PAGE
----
Set up your telescope mount, tripod, cameras, i.e. everything you will eventually need to be working in harmony when the clouds part.
Don't forget to power up all of your gear and run through each action of the acquisition process.
This process will identify several potential issues from a bad cable connection to a crucial software update.
The only part of the experience missing is the actual night sky to photograph and unfortunately this means there are a few items you won't be able to test until showtime.
- Polar Alignment
- Star Alignment
- Test Images
I realize those are some pretty important pieces of the image acquisition stage to leave untested. The truth is, there are certain aspects of this hobby that need to be done during crunch time.
The goal is to have as few "surprises" as possible when it's time to image.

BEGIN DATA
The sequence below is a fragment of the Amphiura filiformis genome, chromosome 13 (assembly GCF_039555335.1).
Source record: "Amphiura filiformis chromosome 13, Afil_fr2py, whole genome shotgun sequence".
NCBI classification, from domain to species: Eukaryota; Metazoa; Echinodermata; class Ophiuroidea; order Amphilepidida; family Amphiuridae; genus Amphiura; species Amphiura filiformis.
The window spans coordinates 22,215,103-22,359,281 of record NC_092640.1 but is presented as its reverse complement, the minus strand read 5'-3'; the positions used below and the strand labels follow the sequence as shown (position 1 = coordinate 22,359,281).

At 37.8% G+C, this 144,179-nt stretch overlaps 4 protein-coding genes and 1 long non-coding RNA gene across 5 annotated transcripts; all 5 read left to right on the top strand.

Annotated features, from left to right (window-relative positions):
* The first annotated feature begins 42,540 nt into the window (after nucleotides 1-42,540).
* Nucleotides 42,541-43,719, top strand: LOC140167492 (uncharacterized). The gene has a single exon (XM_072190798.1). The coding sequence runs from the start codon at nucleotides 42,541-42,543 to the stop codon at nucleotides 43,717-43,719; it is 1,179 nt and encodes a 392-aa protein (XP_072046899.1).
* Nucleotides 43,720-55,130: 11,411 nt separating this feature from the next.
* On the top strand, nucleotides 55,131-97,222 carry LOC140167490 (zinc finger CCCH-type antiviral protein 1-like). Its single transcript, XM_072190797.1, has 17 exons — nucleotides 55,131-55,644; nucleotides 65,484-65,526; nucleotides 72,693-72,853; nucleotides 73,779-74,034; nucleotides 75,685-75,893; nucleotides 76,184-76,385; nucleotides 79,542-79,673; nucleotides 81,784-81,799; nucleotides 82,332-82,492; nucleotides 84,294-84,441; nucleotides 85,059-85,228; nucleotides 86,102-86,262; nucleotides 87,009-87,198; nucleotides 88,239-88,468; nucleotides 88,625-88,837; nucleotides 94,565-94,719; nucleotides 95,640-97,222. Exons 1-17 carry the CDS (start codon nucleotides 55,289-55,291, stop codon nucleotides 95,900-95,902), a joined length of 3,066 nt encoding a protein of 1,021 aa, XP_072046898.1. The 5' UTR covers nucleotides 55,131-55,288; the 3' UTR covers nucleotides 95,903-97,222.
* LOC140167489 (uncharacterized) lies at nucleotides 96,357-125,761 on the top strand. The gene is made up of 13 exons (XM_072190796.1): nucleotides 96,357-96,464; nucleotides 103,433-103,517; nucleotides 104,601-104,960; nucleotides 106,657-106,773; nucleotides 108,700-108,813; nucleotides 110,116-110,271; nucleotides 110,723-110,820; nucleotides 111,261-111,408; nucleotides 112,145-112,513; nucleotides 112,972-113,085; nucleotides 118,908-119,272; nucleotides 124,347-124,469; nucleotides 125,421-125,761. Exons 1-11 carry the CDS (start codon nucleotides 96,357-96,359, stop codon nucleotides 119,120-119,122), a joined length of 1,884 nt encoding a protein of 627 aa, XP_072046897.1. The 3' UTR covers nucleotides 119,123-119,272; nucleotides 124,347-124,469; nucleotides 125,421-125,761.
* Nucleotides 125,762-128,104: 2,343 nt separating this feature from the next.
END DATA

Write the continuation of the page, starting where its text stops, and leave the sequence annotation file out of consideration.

Take comfort in the fact that you have ruled out headaches such as a lengthy Windows Update(s) or the 12V DC socket that has stopped working (these have both gotten me in the past, by the way).
Practice Your Image Processing
This one is a fan favorite. Image processing is the second lap of the race and the one that can get really interesting.
Whether it's experimenting with a new pre-processing step in Deep Sky Stacker or trying out a new action set to put the finishing touches on your image in Adobe Photoshop - this can all be done during a monsoon.
If a rainy forecast has got you down, pull out some old data and give it another go. Processing an astrophotography image is time consuming and requires a focused effort.
For those that have been capturing images for a while now, there are not enough cloudy nights in a year to re-process your old images at your current skill level.
There are new image processing tutorials being posted on YouTube every week, from Astro Pixel Processor to PixInsight. Get comfortable and hone in on your image processing skills so that your next project is your best yet.
Plan Your Targets for the Season
The "old me" would wait for a clear night, set up all of my deep sky astrophotography equipment, and say "now to decide what I'm going to shoot tonight."